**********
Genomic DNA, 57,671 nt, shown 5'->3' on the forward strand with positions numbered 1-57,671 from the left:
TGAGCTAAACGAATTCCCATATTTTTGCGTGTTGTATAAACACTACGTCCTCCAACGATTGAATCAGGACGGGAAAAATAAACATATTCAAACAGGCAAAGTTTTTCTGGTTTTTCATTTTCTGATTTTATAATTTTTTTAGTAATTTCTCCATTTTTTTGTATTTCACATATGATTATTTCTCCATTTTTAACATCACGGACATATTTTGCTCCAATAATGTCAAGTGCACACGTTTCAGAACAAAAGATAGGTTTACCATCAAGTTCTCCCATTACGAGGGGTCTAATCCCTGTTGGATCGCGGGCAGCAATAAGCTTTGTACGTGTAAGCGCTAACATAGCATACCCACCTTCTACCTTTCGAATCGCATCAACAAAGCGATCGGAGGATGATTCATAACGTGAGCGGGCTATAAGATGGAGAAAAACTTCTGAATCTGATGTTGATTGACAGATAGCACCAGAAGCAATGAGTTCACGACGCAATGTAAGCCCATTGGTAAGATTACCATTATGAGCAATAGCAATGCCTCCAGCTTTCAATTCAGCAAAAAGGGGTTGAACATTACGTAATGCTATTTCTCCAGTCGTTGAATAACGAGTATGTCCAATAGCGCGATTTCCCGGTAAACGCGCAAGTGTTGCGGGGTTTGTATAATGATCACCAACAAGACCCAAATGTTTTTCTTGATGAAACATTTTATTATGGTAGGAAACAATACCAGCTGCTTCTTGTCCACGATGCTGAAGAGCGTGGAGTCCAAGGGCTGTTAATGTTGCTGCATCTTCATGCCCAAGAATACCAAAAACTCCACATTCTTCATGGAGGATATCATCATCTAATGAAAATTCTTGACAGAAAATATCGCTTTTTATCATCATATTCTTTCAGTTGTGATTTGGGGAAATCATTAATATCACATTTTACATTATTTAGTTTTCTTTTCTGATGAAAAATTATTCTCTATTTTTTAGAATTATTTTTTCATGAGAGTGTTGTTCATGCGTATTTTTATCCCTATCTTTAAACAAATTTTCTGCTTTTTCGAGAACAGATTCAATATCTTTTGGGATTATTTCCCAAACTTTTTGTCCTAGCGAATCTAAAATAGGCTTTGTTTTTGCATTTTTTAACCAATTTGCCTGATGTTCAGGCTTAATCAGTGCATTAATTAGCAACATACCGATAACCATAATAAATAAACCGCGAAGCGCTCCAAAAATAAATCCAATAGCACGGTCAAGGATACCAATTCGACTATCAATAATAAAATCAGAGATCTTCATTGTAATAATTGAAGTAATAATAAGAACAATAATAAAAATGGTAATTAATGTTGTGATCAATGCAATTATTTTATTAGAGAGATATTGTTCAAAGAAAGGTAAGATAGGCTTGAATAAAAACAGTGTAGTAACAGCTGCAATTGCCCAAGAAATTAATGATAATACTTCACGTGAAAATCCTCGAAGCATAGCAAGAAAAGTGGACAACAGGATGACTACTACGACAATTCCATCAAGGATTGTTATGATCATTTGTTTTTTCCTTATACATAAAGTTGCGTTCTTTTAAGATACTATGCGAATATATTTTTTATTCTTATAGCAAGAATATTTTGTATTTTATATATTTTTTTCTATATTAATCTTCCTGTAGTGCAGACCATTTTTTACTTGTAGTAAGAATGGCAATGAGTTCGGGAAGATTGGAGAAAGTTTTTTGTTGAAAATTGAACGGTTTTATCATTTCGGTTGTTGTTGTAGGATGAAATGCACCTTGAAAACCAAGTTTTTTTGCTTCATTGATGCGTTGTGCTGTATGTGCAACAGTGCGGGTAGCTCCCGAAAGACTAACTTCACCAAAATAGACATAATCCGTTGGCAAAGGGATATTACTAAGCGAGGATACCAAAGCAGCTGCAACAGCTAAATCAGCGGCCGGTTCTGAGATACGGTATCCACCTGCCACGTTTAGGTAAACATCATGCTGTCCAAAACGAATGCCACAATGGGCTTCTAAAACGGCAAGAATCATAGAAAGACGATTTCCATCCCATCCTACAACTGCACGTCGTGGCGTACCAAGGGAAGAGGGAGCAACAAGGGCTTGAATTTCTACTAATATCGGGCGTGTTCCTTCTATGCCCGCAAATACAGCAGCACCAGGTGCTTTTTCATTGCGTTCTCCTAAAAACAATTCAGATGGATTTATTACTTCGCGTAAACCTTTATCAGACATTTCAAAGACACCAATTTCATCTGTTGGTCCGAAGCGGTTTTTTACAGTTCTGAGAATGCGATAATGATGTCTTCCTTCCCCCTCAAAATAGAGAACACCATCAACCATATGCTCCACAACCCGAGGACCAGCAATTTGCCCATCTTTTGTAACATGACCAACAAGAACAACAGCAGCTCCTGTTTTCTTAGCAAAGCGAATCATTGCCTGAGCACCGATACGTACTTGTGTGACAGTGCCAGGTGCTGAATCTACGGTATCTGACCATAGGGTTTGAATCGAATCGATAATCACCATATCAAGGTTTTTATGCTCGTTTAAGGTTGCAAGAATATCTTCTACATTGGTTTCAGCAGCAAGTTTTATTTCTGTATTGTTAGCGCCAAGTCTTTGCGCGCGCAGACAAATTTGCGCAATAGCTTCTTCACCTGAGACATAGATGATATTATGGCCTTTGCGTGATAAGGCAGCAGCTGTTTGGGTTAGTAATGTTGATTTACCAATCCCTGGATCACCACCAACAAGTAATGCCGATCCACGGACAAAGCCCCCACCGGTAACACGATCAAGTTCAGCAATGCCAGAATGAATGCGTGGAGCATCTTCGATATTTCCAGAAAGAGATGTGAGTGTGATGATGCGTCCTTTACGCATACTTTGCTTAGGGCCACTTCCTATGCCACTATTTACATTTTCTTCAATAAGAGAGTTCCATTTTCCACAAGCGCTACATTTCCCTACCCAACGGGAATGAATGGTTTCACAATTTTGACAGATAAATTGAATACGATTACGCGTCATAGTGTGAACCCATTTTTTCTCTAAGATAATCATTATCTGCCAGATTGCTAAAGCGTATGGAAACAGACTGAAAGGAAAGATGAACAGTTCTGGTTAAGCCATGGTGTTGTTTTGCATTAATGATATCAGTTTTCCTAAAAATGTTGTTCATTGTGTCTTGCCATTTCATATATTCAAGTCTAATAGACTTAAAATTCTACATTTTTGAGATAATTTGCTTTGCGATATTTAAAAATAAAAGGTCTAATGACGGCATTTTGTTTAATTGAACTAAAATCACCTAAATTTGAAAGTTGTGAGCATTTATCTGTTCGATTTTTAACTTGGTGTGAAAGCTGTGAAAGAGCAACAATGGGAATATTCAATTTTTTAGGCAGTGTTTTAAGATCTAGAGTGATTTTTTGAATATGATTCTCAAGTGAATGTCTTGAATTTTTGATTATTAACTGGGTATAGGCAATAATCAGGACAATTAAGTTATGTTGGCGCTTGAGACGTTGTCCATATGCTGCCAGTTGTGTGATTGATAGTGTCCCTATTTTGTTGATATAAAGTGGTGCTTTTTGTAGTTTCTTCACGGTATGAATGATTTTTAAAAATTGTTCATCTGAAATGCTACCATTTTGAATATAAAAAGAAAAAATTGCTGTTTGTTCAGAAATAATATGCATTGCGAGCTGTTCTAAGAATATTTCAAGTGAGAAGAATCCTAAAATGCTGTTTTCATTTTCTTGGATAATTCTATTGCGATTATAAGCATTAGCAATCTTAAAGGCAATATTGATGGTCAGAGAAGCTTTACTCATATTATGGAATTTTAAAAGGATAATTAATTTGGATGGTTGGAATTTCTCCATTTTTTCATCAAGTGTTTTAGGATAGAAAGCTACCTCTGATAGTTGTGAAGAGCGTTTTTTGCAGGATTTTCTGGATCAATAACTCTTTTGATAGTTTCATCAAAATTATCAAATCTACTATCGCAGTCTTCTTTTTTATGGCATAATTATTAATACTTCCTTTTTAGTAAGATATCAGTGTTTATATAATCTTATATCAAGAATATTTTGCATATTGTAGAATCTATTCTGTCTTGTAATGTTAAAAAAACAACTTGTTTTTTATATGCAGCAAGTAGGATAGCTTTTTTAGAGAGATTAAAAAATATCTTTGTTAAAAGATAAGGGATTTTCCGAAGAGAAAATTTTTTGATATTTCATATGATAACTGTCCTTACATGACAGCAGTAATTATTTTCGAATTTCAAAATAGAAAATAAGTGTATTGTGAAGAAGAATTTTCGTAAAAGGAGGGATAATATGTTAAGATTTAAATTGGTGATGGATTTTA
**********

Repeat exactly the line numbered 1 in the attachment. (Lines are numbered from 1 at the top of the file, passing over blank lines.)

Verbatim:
Genomic DNA, 57,671 nt, shown 5'->3' on the forward strand with positions numbered 1-57,671 from the left: